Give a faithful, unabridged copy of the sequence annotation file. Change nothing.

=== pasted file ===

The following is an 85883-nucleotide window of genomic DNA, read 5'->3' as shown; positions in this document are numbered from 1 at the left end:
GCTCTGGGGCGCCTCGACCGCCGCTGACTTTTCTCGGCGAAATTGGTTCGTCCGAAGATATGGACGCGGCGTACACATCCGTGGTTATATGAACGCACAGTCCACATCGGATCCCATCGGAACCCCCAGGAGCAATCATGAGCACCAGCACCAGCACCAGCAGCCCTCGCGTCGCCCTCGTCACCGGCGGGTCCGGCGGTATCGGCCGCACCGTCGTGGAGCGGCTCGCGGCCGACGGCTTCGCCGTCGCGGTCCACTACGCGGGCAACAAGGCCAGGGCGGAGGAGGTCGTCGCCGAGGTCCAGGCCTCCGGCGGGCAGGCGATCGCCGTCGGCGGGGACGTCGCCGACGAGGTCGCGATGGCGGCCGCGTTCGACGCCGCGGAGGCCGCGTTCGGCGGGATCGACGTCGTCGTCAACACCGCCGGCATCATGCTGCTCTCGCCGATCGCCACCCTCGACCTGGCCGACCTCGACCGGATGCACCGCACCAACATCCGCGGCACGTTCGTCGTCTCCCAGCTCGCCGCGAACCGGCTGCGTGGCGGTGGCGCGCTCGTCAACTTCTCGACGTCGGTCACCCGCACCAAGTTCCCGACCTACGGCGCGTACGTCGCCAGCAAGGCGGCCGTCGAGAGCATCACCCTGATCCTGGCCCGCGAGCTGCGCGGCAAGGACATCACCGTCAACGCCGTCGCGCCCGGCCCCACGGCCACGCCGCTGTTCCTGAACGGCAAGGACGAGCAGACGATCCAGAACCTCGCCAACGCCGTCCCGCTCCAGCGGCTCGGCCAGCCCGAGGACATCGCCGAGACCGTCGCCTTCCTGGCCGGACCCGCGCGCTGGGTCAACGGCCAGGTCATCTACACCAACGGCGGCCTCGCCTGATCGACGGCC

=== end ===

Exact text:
The following is an 85883-nucleotide window of genomic DNA, read 5'->3' as shown; positions in this document are numbered from 1 at the left end:
GCTCTGGGGCGCCTCGACCGCCGCTGACTTTTCTCGGCGAAATTGGTTCGTCCGAAGATATGGACGCGGCGTACACATCCGTGGTTATATGAACGCACAGTCCACATCGGATCCCATCGGAACCCCCAGGAGCAATCATGAGCACCAGCACCAGCACCAGCAGCCCTCGCGTCGCCCTCGTCACCGGCGGGTCCGGCGGTATCGGCCGCACCGTCGTGGAGCGGCTCGCGGCCGACGGCTTCGCCGTCGCGGTCCACTACGCGGGCAACAAGGCCAGGGCGGAGGAGGTCGTCGCCGAGGTCCAGGCCTCCGGCGGGCAGGCGATCGCCGTCGGCGGGGACGTCGCCGACGAGGTCGCGATGGCGGCCGCGTTCGACGCCGCGGAGGCCGCGTTCGGCGGGATCGACGTCGTCGTCAACACCGCCGGCATCATGCTGCTCTCGCCGATCGCCACCCTCGACCTGGCCGACCTCGACCGGATGCACCGCACCAACATCCGCGGCACGTTCGTCGTCTCCCAGCTCGCCGCGAACCGGCTGCGTGGCGGTGGCGCGCTCGTCAACTTCTCGACGTCGGTCACCCGCACCAAGTTCCCGACCTACGGCGCGTACGTCGCCAGCAAGGCGGCCGTCGAGAGCATCACCCTGATCCTGGCCCGCGAGCTGCGCGGCAAGGACATCACCGTCAACGCCGTCGCGCCCGGCCCCACGGCCACGCCGCTGTTCCTGAACGGCAAGGACGAGCAGACGATCCAGAACCTCGCCAACGCCGTCCCGCTCCAGCGGCTCGGCCAGCCCGAGGACATCGCCGAGACCGTCGCCTTCCTGGCCGGACCCGCGCGCTGGGTCAACGGCCAGGTCATCTACACCAACGGCGGCCTCGCCTGATCGACGGCC